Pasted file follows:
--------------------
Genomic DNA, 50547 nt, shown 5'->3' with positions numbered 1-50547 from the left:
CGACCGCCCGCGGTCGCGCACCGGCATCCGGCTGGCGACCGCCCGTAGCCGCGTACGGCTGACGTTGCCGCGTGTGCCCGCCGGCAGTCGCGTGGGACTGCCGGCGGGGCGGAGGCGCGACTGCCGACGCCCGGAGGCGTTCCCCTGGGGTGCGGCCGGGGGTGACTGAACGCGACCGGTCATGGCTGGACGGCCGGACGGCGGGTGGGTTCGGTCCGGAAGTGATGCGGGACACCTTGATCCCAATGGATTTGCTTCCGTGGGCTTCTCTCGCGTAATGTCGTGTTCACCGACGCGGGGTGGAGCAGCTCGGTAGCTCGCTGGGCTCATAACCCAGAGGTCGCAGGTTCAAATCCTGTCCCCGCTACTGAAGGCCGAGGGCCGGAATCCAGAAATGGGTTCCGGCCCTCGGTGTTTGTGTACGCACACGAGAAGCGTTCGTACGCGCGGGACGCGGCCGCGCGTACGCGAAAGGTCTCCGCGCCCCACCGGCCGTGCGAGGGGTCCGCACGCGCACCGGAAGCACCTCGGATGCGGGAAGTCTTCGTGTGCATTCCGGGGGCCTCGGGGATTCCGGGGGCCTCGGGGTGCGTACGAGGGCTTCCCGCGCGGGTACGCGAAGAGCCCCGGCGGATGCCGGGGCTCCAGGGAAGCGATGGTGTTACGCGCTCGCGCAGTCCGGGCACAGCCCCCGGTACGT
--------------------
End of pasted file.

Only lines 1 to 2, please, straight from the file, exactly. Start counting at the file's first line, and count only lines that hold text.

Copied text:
Genomic DNA, 50547 nt, shown 5'->3' with positions numbered 1-50547 from the left:
CGACCGCCCGCGGTCGCGCACCGGCATCCGGCTGGCGACCGCCCGTAGCCGCGTACGGCTGACGTTGCCGCGTGTGCCCGCCGGCAGTCGCGTGGGACTGCCGGCGGGGCGGAGGCGCGACTGCCGACGCCCGGAGGCGTTCCCCTGGGGTGCGGCCGGGGGTGACTGAACGCGACCGGTCATGGCTGGACGGCCGGACGGCGGGTGGGTTCGGTCCGGAAGTGATGCGGGACACCTTGATCCCAATGGATTTGCTTCCGTGGGCTTCTCTCGCGTAATGTCGTGTTCACCGACGCGGGGTGGAGCAGCTCGGTAGCTCGCTGGGCTCATAACCCAGAGGTCGCAGGTTCAAATCCTGTCCCCGCTACTGAAGGCCGAGGGCCGGAATCCAGAAATGGGTTCCGGCCCTCGGTGTTTGTGTACGCACACGAGAAGCGTTCGTACGCGCGGGACGCGGCCGCGCGTACGCGAAAGGTCTCCGCGCCCCACCGGCCGTGCGAGGGGTCCGCACGCGCACCGGAAGCACCTCGGATGCGGGAAGTCTTCGTGTGCATTCCGGGGGCCTCGGGGATTCCGGGGGCCTCGGGGTGCGTACGAGGGCTTCCCGCGCGGGTACGCGAAGAGCCCCGGCGGATGCCGGGGCTCCAGGGAAGCGATGGTGTTACGCGCTCGCGCAGTCCGGGCACAGCCCCCGGTACGT